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A New York Times Bestseller
In 1912, thirty-two-year-old Russian navigator Valerian Albanov embarked on an expedition that would prove to be disastrous. His ship, the Santa Anna, froze fast in the pack ice of the treacherous Kara Sea. For nearly a year and a half, the crew of twenty-five men and one woman endured terrible hardships and danger as the ship drifted helplessly north. Then Albanov and thirteen crewmen left the ship, and embarked on a 235-mile journey to reach safety. The fact that any survived is as amazing as the fact that Albanov kept his diary of the ninety-day ordeal.
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In the early 20th-century era of daring polar exploration, the less-trumpeted fishing and hunting expeditions went largely unrecorded. Except, that is, for a recently discovered tale about a Russian hunter and his shipmate. Valerian Albanov's account of his 18-month-long survival in the Siberian Arctic remained unknown until a group of polar-literature enthusiasts rediscovered it in 1997. Translated into English for the first time, In the Land of White Death competes with the adventures of famed heroes Robert Falcon Scott, Apsley Cherry-Garrard, and Ernest Shackleton. And like Scott's and Cherry-Garrard's narratives, Albanov's tale is penned from a diary he kept during his remarkable ordeal.
Albanov's epic begins in 1914, after he leaves the Saint Anna, a sailing vessel bound for Vladivostok and new hunting territory, 7,000 miles across dangerous water. Only a few months into the voyage, the ship is trapped in pack ice, where it drifts helplessly with the Kara Sea ice flow for nearly one and a half years. With supplies dwindling and no hope of rescue, Albanov, the ship's navigator, and 13 of his colleagues leave the boat and the remaining crew to look for land. Outfitted with sleds and kayaks built from scavenged fragments of the Saint Anna, Albanov begins his 18-month trek to Franz Josef Land with a broken chronometer, scant supplies, and a team of inexperienced men.
Facing starvation, subzero temperatures, and the loss of most of his team, Albanov persists, searching for an outpost rumored to be at Cape Flora, 120 miles from his original starting point. He and his last surviving shipmate survive a litany of amazing mishaps: asleep on an ice flow, they are dumped into frozen water while bound in a sleeping bag; scurvy nearly kills Albanov only a few miles from his destination; and once help arrives, they're caught in the first skirmishes of World War I, a conflict of which they had no knowledge.
Albanov's experience is a brief, gripping account of a story that rivals the greatest survival tales in history. The diary style of his tale preserves its emotional authenticity as he trudges his way across the frozen Arctic, and his knack for clear detail only highlights the unbelievable fact that Albanov was lucid enough to write at all during his winter march across a deadly landscape. --Lolly MerrellFrom the Inside Flap:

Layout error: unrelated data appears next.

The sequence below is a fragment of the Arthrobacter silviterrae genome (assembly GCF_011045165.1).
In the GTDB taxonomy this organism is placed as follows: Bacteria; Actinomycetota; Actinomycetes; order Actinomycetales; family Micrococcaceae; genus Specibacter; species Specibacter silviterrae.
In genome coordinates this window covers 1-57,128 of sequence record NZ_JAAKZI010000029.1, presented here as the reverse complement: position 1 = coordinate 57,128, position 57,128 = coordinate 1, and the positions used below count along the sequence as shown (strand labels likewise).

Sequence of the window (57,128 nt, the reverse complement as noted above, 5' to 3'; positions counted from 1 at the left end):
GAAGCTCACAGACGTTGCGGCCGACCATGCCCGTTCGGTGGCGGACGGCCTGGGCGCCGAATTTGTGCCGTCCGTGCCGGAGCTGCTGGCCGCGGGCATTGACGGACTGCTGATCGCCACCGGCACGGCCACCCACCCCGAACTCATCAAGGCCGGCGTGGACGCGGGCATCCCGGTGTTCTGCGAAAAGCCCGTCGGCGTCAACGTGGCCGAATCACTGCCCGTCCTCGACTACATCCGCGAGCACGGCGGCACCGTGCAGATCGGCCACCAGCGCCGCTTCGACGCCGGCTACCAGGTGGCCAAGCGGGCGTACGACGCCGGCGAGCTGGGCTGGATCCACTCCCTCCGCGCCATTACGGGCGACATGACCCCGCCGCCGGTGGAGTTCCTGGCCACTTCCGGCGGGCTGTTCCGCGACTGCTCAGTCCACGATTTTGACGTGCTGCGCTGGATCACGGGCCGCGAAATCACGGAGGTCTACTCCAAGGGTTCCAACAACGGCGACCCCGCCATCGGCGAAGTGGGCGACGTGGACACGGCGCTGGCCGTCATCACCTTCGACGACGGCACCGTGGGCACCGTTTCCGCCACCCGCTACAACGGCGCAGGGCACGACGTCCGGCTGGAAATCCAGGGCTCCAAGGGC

In 1912, six months after Robert Falcon Scott and four of his men came to grief in Antarctica, a thirty-two-year-old Russian navigator named Valerian Albanov embarked on an expedition that would prove even more disastrous. In search of new Arctic hunting grounds, Albanov's ship, the Saint Anna, was frozen fast in the pack ice of the treacherous Kara Sea-a misfortune grievously compounded by an incompetent commander, the absence of crucial nautical charts, insufficient fuel, and inadequate provisions that left the crew weak and debilitated by scurvy.
For nearly a year and a half, the twenty-five men and one woman aboard the Saint Anna endured terrible hardships and danger as the icebound ship drifted helplessly north. Convinced that the Saint Anna would never free herself from the ice, Albanov and thirteen crewmen left the ship in January 1914, hauling makeshift sledges and kayaks behind them across the frozen sea, hoping to reach the distant coast of Franz Josef Land. With only a shockingly inaccurate map to guide him, Albanov led his men on a 235-mile journey of continuous peril, enduring blizzards, disintegrating ice floes, attacks by polar bears and walrus, starvation, sickness, snowblindness, and mutiny. That any of the team survived is a wonder. That Albanov kept a diary of his ninety-day ordeal-a story that Jon Krakauer calls an "astounding, utterly compelling book," and David Roberts calls "as lean and taut as a good thriller"-is nearly miraculous.
First published in Russia in 1917, Albanov's narrative is here translated into English for the first time. Haunting, suspenseful, and told with gripping detail, In the Land of White Death can now rightfully take its place amongthe classic writings of Nansen, Scott, Cherry-Garrard, and Shackleton.
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